My primary area of research is in the analysis of partial differential equations (PDE). Below are some topics which I have studied as part of my dissertation.



I have studied a generalization of the Camassa-Holm equation, called the g-kbCH equation which can be written as:

\partial_t u = -u^k \partial_x u-\frac{b}{k+1}(1-\partial_x^2)^{-1} \partial_x \left( u^{k+1} \right)-\frac{3k-b}{2}(1-\partial_x^2)^{-1} \partial_x \left( u^{k-1} \partial_x u ^2 \right)-\frac{(k-1)(b-k)}{2} (1-\partial_x^2)^{-1} \left( u^{k-2} (\partial_x u )^2 \right).

This equation also generalizes the Degasperis-Procesi equation and the Novikov equation. These three equations are integrable equations which admit peakon, or peaked traveling wave equations. These are solutions that have a peak at some point, and traveling along the x-axis as time progresses. Below is a picture of a peakon solution on the line corresponding to k = 2 and b = 1.


This equation is a nonlocal perturbation of Burgers equation, and can be viewed as a mathematical approximation to Euler’s equations in some sense. Thus, one may expect it shares some mathematical properties to these equations. Indeed it does share many of the same well-posedness results of these equations.

Our work has concentrated on properties of the data-to-solution map. Like Burgers equation, the data-to-solution map is not Lipshitz continuous in Sobolev spaces, denoted H^s. However, if we consider a weaker topology, (by which we mean, if we have a solution which is continuous in time and takes values in H^s, then we consider the data-to-solution map in the space of continuous functions taking values in the weaker space H^r, for r<s) then we obtain the data-to-solution map is Holder continuous. Interestingly, the Holder index depends upon the distance r is from s; as s-r increases, the exponent increases, thus giving us a stronger result.


Mathematical Finance

The investors problem is the problem of how one decides to invest and consume their wealth after retirement. This work has been done with several collaborators including Thomas Cosimano and Alex Himonas, and we model this problem using a system of stochastic PDE’s. We make several large assumptions on the nature of stock returns based on best fit approximations from historical data. We also make assumptions in regards to how our investor values consuming their wealth each period in time as well as at the moment they die.

Using calculous and a process called dynamical programming, all of these assumptions lead us to a complicated PDE which we call the Nonlinear Financial Diffusion Equation (NFDE). This PDE is a perturbation of the heat equation, with a unique nonlinearity:

\partial_t u = A \partial_x ^2u + L(u)+ B \frac{ (\partial_x u)^2}{u},

where L(u) is a non-constant coefficient linear function of u and \partial_x u. Here, the state variable x is the expected excess stock return, which is calculated based on the current market conditions.

The solution to this equation yields the optimal percentage of wealth our investor should consume and invest each moment in time. It also allows the individual to calculate how much any asset is worth to them, assuming the assets future risk follows the same probabilistic relationship with the market and it’s historical risk (covariance/variance). Thus, they can calculate if the asset is over or underpriced relative to their preferences towards risk.

Since we are not able to find any economically significant solutions to this equation, we solve the PDE numerically so that we can compute the desired quantities. Previous researchers who have studied this problem have made some restrictive assumptions (both on the preferences of the investor and on the random motion of stocks) which lead to a linear PDE, so that they could find closed form solutions. When we compare our solution to their’s we find that these assumptions are really important in terms of how much our investor should consume and invest when we consider a long investment horizon.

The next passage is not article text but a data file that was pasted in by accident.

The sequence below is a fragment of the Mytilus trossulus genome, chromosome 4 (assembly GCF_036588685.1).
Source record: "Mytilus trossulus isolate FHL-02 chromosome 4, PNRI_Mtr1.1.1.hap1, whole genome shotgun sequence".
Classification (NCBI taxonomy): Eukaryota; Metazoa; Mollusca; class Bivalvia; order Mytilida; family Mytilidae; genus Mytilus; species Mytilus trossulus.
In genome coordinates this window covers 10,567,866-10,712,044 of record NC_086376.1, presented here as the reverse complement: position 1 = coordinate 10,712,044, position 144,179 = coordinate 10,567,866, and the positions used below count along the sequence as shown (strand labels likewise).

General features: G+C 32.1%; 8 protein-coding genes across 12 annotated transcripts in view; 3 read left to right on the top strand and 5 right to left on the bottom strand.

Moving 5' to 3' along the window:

Nonlinear Diffusion Equations

Part of my Ph.D. dissertation is on a generalization of the viscous Burgers equation:

\partial_t u = \partial_x^2 u +u^k \partial_x u .

This equation has been studied by several authors before me, and the case k=1 corresponds to the classical equation which can be transformed via the Cole-Hopf transformation into the heat equation. In our research, we show that this equation is well-posed in a class of analytic spaces (Gevrey space to be precise).

Gevrey spaces are space of function which are better than C^\infty, but may not yet be analytic. These functions are denoted G^s, where s is the index. G^1 corresponds to analytic functions, and as the index s grows, the smoothness of the functions decreases. More precisely, for a function f to be G^s, it must be C^\infty and, for every compact set K in the domain there exists a constant R such that

|D^n f(x) | \le R^{n+1} (n! )^s.

Following previous authors, we consider L^2 weighted spaces where the weighting is chosen particularly so that functions in these spaces are in the appropriate Gevrey class. We calculate an integral equation the solution formally satisfies, and following the techniques of many other analysts, show that this equation is a contraction on a subspace for which we can show appropriate multilinear estimates. The trick here, is to take advantage of the smoothing the diffusion portion of the equation (or equivalently the heat kernel) provides.

We also show that if the solution to the initial value problem corresponding to this equation is in the space of continuous functions from a time interval into the class G^s, then it is in fact in the space G^{2s} in the time variable. Moreover, we show that this regularity result is sharp. In particular, we construct solutions which are not better than G^{2s} in the time variable at t = 0.